“My strong conviction on who should, and should not, have a veto on environmental issues stems from years of international sustainability work. I’ve had several meetings lately in India on issues around energy and agriculture. About 300 million people, mostly farmers, are without electricity in India. Yet environmental scientists have blocked virtually every hydroelectric project recently proposed to provide electricity, irrigation and flood control.

“As a result of this effective environmental veto, India has embarked on a massive build-out of coal-fired power plants that blacken the skies and provide no irrigation or flood control. This is what results from misguided campaigns led by ill-informed activists who do not think about the consequences of their wrong-headed positions, and demand veto power.

“Let’s avoid this notion of providing a single interest group with a veto over important aspects of energy policy, including pipelines. And while we’re at it, let’s avoid making decisions on crucial energy infrastructure on the basis of sensationalism, misinformation and fear.”

Today we need a rational discussion on energy policy that isn’t run by a single group or agenda. There aren’t any perfect solutions, because we don’t live in a perfect world. We need to evaluate and manage the risks and rewards from different energy sources; and we need consumers, business owners, energy companies and environmentalists to let their voices be heard. We should all work toward the goal to keep the United States economically strong and secure. Regardless of your political views or affiliations, on this we should all agree.


Antarctica’s Ice May Be More Durable Than We Thought

One of the biggest potential dangers of increasing climate change is sea level rise caused by the melting of the polar ice caps. As our planet heats up, large ice sheets in Greenland and Antarctica will melt, potentially triggering several feet of increased sea level rise. If the entire Antarctic ice sheet melts into the ocean, it could lead to dozens of feet of sea level rise, likely enough to wipe out entire cities.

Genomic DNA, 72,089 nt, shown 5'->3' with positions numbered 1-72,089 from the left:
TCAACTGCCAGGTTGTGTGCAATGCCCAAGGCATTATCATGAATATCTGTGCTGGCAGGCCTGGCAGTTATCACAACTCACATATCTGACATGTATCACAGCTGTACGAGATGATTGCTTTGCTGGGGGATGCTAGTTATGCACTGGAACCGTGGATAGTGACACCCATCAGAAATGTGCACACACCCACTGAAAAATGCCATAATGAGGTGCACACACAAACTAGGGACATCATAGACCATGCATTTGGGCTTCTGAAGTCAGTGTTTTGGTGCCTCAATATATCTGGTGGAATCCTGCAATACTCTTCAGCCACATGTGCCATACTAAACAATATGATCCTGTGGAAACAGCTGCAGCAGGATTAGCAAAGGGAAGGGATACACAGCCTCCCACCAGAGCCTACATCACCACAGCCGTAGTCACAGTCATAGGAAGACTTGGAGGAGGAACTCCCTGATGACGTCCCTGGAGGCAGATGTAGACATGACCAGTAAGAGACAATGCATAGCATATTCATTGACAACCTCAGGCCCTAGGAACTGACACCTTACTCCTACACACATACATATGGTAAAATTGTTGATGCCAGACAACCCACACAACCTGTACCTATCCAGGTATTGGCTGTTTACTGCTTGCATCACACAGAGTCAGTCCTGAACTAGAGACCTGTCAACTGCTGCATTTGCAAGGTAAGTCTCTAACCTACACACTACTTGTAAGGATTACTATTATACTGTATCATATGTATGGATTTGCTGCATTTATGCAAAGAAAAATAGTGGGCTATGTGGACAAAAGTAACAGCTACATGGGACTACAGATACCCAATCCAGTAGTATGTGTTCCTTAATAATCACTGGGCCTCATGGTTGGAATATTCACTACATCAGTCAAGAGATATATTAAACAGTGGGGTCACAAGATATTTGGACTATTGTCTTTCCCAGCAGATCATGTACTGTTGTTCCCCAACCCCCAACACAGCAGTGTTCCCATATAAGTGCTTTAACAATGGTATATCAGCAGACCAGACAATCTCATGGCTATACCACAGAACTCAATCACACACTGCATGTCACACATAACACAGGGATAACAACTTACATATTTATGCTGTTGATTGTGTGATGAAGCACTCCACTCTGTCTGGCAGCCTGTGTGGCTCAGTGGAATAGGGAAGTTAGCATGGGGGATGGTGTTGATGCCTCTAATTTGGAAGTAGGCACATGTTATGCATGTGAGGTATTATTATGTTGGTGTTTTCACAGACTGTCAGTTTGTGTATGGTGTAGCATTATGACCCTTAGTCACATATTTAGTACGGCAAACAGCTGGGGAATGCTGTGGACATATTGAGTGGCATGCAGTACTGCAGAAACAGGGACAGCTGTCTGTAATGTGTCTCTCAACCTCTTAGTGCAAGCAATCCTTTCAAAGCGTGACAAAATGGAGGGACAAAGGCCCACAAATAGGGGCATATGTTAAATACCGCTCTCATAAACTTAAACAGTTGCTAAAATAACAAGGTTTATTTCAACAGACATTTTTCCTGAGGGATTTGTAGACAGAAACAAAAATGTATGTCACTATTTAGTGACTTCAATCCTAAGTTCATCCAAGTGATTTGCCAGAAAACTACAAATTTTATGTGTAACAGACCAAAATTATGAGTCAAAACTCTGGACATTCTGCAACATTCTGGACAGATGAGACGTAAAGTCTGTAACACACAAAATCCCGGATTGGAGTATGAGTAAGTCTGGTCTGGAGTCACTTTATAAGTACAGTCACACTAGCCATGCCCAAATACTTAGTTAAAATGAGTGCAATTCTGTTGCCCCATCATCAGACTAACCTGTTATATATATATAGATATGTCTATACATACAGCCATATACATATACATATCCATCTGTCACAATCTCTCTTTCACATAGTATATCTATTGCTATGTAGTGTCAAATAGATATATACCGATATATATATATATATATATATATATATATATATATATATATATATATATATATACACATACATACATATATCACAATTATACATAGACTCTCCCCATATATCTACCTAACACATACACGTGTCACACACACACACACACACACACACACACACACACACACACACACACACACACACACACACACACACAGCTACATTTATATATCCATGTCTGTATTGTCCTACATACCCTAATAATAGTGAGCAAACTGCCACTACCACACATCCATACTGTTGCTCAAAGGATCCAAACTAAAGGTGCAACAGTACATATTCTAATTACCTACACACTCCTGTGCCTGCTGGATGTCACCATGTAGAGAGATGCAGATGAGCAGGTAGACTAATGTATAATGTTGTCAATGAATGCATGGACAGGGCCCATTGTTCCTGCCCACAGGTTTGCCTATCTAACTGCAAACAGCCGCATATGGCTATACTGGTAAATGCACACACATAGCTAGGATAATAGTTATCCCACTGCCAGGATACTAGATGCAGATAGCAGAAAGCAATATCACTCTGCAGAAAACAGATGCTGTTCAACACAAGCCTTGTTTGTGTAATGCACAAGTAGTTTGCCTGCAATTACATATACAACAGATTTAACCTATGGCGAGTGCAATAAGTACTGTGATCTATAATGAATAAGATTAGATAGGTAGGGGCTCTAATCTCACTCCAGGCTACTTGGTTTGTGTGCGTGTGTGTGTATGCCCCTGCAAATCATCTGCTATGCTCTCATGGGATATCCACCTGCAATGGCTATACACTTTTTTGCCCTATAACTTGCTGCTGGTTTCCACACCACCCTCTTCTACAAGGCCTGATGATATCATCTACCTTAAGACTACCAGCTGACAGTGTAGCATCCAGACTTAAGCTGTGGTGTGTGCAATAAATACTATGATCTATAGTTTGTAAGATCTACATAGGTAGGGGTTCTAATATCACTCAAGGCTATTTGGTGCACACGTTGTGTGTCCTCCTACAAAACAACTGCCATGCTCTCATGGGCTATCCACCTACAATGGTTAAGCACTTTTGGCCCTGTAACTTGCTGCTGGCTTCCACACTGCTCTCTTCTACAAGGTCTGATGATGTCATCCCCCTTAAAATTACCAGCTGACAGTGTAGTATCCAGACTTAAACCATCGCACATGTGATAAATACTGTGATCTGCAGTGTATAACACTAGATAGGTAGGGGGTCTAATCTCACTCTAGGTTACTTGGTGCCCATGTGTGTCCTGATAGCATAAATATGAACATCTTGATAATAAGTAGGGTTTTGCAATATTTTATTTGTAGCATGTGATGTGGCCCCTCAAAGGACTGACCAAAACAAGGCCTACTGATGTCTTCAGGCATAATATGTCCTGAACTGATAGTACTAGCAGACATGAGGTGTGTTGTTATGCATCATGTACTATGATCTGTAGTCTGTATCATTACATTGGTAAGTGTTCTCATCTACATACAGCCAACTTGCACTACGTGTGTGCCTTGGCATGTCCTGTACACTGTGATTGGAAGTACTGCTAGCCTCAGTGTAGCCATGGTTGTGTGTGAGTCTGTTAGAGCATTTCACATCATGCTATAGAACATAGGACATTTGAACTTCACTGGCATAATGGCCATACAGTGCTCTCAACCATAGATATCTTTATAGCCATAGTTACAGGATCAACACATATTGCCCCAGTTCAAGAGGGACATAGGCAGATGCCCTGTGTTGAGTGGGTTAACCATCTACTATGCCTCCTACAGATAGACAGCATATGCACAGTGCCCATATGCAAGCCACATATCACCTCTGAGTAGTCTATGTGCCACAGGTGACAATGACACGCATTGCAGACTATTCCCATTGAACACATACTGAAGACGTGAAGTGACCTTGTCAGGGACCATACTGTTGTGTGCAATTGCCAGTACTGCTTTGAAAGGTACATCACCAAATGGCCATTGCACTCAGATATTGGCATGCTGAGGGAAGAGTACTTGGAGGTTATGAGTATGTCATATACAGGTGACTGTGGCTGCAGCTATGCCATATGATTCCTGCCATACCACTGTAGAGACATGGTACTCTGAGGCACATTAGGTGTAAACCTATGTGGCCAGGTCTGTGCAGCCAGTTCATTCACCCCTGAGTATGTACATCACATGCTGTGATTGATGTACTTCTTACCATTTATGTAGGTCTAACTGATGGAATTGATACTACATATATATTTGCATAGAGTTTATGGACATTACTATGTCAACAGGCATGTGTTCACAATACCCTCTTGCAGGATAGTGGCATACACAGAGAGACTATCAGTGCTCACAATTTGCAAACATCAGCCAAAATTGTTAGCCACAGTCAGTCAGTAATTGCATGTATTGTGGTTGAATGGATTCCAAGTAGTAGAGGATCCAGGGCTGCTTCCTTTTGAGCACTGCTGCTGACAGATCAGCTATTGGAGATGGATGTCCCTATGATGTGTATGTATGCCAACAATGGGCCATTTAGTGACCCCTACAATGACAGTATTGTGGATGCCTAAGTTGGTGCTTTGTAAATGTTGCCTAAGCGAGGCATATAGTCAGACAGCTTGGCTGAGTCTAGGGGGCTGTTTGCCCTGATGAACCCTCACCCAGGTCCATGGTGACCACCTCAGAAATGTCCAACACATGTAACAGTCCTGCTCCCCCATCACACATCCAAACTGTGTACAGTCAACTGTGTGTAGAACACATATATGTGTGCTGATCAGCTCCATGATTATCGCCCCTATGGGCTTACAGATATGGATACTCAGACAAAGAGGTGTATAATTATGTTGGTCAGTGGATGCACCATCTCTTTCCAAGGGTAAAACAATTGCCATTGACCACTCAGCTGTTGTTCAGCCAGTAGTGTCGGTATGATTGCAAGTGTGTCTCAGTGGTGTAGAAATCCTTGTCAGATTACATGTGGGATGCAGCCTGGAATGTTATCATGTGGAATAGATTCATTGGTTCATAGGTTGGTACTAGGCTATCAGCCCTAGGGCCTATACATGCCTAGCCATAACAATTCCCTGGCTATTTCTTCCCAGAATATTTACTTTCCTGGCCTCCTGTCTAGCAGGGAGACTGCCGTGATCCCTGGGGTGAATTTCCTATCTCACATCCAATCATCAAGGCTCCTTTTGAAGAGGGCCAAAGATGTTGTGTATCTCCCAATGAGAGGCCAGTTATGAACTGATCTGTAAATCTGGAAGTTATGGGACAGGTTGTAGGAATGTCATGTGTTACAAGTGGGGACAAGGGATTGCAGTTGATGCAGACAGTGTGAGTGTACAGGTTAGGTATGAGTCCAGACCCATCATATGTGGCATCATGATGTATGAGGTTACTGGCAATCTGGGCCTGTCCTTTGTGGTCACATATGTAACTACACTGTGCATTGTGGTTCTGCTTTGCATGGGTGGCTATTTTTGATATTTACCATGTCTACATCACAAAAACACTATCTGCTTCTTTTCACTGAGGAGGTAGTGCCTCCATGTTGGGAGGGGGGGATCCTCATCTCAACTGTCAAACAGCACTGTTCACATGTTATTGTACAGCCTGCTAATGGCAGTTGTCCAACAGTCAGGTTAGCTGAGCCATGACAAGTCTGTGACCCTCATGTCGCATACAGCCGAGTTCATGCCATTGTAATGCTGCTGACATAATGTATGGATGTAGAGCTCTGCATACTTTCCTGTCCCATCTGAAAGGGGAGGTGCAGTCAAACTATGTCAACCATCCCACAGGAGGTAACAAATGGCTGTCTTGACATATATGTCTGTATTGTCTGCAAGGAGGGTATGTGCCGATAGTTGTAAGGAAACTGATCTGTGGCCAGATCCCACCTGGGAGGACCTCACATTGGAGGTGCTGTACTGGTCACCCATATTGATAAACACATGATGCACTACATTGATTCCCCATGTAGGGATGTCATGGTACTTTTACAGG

Of course, it’s important to remember that ice sheets are complex and predicting how they will react is difficult—there’s a wide range of possibilities. Perhaps the best way for scientists to predict how ice sheets will behave in the future is by learning how they behaved in the past, so one group of scientists traveled to the East Antarctic Ice Sheet to learn its history.

Specifically, the researchers were interested in what happened to the ice sheet during the Pliocene epoch, the geologic period from about 5.4 million years ago to around 2.5 million. During the Pliocene, global temperatures were a few degrees warmer than they are today, which means this era is a good model for what our world might look like in a few decades if climate change remains unchecked.

To determine just what happened to the ice sheet during this period, the researchers drilled deep into the rock beneath it. The scientists were looking for samples of certain isotopes, beryllium-10 and aluminum-26. These particular isotopes are created from the impact of cosmic rays from space. When these cosmic rays hit the atoms in the soil, they trigger atomic reactions that produce these isotopes.

The key fact here is that cosmic rays can’t penetrate the ice. If there was ice over the ground during the Pliocene, the cosmic rays wouldn’t have reached the ground and these isotopes shouldn’t be present in the soil. But if the ice sheet melted significantly, the researchers would find higher levels of these isotopes.

This scientific task is not as easy as it sounds. “Isolating these rare isotopes from grains of ancient sand is like finding a very small needle in a very large haystack,” said study author Paul Bierman. “But measuring them gives us a powerful view of Antarctica’s past that has never been seen before.”

In the end, the researchers found only trace amounts of the isotopes, suggesting that the ice sheet was present throughout the entire Pliocene. This is good news for us because it means the ice sheet will also likely survive the next few decades of climate change as well.

“Based on this evidence from the Pliocene, today’s current carbon dioxide levels are not enough to destabilize the land-based ice on the Antarctic continent,” said study author Jeremy Shakun.



Preserving the graphics:  Most graphics on this site are hotlinked from elsewhere.  But hotlinked graphics sometimes have only a short life -- as little as a week in some cases.  After that they no longer come up.  From January 2011 on, therefore, I have posted a monthly copy of everything on this blog to a separate site where I can host text and graphics together -- which should make the graphics available even if they are no longer coming up on this site.  See  here or here